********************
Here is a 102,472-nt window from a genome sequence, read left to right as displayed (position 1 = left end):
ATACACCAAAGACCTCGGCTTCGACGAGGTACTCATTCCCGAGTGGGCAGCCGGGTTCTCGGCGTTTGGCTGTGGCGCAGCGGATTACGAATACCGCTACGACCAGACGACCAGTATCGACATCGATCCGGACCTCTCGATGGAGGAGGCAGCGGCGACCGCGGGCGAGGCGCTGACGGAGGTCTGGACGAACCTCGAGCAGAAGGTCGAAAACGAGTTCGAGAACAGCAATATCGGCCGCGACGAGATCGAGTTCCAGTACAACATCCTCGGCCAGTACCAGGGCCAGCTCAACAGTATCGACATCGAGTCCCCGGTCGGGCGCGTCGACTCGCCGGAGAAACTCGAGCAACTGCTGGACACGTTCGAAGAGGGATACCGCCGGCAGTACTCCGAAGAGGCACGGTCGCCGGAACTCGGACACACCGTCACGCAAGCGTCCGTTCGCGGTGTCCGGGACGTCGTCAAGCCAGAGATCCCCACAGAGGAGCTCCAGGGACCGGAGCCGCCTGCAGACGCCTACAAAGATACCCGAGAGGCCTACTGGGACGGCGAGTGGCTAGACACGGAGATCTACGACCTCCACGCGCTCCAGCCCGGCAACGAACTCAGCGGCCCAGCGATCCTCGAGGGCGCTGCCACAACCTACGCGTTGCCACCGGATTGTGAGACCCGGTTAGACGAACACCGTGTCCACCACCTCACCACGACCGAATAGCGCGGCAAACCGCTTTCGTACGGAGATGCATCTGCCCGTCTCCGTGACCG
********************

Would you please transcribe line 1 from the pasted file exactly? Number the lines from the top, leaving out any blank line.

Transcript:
Here is a 102,472-nt window from a genome sequence, read left to right as displayed (position 1 = left end):